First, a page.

28 posted on 06/25/2012 11:43:17 AM PDT by CPO retired
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To: driftdiver
This site converted me from a shotgun to a carbine for home defense: The Box of Truth

As BoT reiterates over and over again, "pistols are pistols, shotguns are shotguns and rifles are rifles". A rifle can do it all, including penetrating most soft body armor. No pistol or shotgun round can do this reliably. As for all the talk of overpenetration, unless you live in a stone castle any round can overpenetrate. A little preplanning does more to protect the innocent that all the nerf rounds in the world.

29 posted on 06/25/2012 1:09:25 PM PDT by jboot (Galt by default.)
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I have just recently converted my ARs to piston driven guns. The reduction in heat in the firing chamber and bolt carrier, as well as the reduction in carbon fouling is very significant for more than five or six rounds fired in a fire fight. I reccommend one of three best systems because of functionality to the level of three hundred rounds in less than an hour.

I've been considering one of those conversions, which did you ultimately decide on?

Also, any signs of wear due to the tendency of the piston/operating rod pressure to cause the bolt carrier to deflect downwards at the rear?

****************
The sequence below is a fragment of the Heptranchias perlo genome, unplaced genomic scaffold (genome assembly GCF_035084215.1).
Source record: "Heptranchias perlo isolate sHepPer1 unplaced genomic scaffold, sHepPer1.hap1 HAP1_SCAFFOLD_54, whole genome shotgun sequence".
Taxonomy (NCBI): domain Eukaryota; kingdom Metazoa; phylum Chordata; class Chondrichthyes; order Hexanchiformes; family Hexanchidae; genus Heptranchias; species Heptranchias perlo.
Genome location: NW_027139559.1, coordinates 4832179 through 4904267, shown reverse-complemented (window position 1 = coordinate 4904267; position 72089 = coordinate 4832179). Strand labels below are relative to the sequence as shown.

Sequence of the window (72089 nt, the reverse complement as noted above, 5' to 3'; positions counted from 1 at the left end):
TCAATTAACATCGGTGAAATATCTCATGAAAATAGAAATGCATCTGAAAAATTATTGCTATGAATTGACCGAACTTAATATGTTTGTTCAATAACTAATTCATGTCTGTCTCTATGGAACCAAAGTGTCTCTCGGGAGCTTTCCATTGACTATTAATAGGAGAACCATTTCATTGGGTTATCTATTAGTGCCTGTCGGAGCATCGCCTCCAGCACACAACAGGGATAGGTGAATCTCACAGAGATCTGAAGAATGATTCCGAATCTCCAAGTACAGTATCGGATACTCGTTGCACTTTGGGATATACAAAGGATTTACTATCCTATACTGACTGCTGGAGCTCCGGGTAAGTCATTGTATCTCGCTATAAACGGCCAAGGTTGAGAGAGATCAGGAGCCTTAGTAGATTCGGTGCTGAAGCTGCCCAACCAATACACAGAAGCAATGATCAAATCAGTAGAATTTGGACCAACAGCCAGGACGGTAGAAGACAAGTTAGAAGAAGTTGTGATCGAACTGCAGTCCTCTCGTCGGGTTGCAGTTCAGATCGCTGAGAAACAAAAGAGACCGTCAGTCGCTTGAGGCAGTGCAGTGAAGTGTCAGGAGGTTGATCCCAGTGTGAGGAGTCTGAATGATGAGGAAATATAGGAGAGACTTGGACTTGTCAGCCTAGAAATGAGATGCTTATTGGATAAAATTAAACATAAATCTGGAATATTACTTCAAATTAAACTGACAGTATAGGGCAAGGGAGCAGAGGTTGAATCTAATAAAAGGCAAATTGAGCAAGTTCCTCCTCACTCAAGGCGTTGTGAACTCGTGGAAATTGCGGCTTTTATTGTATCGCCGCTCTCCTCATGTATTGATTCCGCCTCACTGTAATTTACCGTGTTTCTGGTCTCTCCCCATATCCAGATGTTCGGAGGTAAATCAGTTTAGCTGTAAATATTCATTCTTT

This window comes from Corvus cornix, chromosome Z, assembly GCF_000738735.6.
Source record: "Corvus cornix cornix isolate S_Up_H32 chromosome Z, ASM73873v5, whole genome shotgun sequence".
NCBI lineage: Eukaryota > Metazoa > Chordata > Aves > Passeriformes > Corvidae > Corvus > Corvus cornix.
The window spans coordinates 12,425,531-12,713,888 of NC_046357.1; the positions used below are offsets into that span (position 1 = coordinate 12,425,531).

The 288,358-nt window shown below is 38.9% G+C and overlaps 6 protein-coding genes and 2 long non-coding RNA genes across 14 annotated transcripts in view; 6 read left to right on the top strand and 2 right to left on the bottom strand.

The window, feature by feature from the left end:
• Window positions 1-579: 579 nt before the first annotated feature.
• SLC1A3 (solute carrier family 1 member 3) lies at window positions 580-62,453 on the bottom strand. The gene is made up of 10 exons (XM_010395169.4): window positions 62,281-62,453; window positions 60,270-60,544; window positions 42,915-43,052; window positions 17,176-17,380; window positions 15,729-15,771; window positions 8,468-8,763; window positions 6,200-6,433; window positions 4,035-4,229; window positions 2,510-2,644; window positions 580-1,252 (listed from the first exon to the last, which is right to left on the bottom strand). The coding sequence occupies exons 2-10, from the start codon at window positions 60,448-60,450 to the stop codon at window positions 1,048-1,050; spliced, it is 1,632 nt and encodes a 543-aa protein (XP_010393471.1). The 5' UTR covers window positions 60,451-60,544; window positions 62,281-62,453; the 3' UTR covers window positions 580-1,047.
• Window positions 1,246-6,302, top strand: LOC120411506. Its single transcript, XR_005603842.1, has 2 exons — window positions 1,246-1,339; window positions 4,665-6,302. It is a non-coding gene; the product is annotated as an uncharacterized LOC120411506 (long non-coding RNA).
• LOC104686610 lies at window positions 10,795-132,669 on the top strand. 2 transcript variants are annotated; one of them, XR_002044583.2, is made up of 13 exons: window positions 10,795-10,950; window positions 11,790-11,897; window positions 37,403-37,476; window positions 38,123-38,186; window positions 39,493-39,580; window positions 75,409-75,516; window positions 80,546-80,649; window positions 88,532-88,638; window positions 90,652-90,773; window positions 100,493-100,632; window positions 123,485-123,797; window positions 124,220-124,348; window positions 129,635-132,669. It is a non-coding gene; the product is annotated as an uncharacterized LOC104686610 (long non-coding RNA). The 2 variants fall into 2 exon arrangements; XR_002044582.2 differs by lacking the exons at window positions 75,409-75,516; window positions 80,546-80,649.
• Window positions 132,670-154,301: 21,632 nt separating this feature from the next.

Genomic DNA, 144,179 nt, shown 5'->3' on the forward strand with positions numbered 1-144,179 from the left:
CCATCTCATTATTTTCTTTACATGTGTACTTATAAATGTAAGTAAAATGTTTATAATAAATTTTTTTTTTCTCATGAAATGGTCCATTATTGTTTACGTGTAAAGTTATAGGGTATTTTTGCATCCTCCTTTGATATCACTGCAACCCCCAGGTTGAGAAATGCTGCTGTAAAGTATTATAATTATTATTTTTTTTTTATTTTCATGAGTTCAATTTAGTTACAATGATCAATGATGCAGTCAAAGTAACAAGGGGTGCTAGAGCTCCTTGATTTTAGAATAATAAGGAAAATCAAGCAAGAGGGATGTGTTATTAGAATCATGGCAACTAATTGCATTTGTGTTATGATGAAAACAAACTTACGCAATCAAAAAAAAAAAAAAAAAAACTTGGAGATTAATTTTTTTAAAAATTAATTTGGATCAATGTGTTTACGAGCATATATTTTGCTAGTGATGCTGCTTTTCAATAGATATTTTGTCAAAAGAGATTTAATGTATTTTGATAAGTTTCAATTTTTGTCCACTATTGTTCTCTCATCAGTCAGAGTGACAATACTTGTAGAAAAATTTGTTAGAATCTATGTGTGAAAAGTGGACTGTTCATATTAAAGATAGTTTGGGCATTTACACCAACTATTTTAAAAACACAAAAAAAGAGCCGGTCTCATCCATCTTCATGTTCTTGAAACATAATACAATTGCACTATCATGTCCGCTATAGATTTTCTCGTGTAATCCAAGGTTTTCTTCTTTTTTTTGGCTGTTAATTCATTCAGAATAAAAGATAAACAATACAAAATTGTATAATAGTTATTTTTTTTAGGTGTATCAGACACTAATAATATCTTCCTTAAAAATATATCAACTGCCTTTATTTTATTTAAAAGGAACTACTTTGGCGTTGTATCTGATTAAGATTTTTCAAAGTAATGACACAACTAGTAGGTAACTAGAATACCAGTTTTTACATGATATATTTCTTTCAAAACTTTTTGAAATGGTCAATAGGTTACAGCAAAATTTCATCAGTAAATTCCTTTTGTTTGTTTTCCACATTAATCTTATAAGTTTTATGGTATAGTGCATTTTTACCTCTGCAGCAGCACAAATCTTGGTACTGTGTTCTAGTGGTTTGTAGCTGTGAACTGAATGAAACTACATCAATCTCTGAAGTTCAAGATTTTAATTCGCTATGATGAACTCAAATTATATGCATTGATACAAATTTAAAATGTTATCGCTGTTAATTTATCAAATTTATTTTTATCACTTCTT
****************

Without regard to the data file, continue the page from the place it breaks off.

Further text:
30 posted on 06/25/2012 1:12:27 PM PDT by Charles Martel (Endeavor to persevere...)
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To: Sopater
I've always heard that a handgun is used to fight your way to your rifle.

That's long been one of the more inane sayings in the shooting world.

In many instances, if one is having to rely upon a handgun for self defense it's because they are somewhere that the "rifle" cannot go or is nearly impossible to deploy.

Say one is at the mall picking up a store shipped delivery and a crazed shooter starts opening up. Is your handgun present to simply fight your way to a "trunk rifle, out in the parking lot, or to fight your way back to the rifle in the gun safe across town?

If we're talking right tool for the right job, the handgun has it's own set of tasks where the long arm cannot hope to perform as well.

And pistols are nowhere near as "rare" in military service as the OP suggests. The issue is not one of why do the ground pounders mostly use rifles, it is a question along these lines: If handguns suck so badly, why are they still found in their hundreds of thousands in the military? The correct answer, as even the OP gets around to recognizing is to have "both."